The long-term unemployed face many barriers to finding work, and the longer they spend without a job, the more negative consequences they will face. They may lose motivation or job skills, they may lose contact with their networks, and there is certainly a stigma attached to being unemployed for a long time.
A recent study in the Netherlands looked at the employability of the long-term unemployed. In this case, employability consisted of four dimensions: adaptability (career exploration, career planning), social capital (the person’s social skills and social network), human capital (experience, training, knowledge, skills), and career identity (work values, motivation to work).
The authors found that employability of the long-term unemployed (specifically, adaptability and career identity) predicted job search intensity. Job search intensity, social capital, human capital, and career identity also predicted reemployment. When participants received an intervention aimed at increasing their employability, they were able to slightly increase their human capital, career identity, and adaptability (but not their social capital).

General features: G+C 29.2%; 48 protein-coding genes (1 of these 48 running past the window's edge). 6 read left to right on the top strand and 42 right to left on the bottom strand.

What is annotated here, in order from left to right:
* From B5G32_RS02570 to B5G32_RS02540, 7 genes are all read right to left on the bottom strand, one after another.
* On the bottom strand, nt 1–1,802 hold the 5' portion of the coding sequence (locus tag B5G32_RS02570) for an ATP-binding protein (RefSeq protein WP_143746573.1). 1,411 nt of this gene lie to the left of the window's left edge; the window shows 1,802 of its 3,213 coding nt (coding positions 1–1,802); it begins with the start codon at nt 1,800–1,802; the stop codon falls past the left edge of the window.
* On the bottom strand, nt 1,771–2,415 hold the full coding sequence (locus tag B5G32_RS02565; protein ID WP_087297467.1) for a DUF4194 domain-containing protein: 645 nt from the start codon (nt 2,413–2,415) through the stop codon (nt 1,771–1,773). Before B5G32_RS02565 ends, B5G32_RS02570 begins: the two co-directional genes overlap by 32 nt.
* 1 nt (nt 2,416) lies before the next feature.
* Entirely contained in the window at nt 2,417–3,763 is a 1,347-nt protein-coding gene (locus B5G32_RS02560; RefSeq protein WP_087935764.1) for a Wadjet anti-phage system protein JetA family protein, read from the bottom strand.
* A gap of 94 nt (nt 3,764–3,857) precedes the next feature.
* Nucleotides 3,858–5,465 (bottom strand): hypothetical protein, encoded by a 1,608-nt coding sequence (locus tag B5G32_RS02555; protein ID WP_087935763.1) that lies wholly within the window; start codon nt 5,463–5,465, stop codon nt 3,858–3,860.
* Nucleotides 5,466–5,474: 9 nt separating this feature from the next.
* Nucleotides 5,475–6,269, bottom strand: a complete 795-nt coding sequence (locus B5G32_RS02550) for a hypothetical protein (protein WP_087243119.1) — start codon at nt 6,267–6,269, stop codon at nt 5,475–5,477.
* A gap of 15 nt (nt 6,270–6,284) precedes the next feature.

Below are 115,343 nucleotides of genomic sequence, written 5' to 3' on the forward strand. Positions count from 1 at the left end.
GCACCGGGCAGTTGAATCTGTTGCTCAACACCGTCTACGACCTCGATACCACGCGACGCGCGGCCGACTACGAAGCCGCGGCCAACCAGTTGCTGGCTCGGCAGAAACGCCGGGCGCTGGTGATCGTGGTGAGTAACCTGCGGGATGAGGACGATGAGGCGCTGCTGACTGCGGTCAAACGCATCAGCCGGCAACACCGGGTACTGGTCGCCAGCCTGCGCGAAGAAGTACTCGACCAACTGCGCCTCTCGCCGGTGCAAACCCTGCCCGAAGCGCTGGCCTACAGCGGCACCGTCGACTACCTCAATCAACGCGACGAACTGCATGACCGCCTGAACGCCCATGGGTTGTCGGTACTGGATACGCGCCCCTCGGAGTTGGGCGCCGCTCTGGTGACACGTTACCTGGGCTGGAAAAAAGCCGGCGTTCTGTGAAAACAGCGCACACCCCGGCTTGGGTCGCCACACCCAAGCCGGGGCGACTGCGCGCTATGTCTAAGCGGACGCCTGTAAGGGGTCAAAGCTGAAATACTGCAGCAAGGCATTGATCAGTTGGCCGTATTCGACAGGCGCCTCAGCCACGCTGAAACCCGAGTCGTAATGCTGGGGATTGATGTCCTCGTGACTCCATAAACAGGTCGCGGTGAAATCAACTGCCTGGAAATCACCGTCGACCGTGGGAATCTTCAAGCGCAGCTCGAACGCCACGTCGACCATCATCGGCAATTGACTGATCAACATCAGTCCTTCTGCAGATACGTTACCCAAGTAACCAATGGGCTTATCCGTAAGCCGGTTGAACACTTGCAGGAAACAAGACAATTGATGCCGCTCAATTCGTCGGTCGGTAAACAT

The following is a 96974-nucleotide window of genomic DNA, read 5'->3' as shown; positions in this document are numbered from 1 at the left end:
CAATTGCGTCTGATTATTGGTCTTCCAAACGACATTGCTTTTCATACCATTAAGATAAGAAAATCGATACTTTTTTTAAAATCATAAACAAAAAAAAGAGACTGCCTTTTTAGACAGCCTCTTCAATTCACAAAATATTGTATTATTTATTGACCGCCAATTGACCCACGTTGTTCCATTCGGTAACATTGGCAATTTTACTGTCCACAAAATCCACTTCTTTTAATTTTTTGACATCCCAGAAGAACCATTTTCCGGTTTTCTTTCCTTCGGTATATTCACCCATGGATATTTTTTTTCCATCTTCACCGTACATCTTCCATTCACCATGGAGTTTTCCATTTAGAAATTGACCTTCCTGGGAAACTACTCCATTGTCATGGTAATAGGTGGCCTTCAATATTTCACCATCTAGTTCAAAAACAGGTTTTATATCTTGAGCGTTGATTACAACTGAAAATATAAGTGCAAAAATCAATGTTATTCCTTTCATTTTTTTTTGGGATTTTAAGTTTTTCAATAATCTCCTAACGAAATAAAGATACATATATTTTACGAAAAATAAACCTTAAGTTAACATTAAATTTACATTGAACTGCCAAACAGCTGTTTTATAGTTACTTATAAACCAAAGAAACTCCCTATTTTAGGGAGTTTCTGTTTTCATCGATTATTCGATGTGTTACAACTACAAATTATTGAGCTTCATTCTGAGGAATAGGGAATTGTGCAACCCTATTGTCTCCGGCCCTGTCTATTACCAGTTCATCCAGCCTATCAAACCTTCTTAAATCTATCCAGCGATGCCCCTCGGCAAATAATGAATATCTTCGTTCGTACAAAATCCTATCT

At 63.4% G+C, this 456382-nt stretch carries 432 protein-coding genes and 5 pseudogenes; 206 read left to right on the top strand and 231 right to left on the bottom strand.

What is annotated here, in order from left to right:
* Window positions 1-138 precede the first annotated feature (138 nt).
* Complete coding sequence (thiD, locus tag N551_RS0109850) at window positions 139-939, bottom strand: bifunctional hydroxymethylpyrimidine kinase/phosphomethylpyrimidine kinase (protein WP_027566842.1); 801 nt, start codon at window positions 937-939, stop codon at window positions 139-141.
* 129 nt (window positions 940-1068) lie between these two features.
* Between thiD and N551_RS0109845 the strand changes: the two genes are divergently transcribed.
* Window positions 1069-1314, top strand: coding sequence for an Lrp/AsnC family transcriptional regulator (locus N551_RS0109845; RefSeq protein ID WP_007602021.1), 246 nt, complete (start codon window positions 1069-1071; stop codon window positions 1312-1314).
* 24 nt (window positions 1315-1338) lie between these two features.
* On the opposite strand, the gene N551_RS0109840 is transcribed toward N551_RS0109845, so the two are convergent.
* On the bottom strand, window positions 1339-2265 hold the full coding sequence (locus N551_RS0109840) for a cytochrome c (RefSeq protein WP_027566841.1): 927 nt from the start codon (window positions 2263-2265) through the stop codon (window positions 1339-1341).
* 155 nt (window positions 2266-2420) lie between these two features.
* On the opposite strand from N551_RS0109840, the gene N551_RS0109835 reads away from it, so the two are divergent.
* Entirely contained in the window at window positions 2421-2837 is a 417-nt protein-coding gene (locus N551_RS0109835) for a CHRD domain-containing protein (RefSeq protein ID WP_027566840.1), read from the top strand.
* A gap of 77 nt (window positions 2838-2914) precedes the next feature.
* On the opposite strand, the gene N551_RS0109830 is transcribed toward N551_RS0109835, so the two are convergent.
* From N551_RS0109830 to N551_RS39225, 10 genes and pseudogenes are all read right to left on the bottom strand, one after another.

These results indicate that focusing on the employability of the long-term unemployed may increase their job search intensity and their likelihood of getting a job. It’s not a lost cause. In addition, programs that aim to help find work for the long-term unemployed should consider first assessing the person’s employability.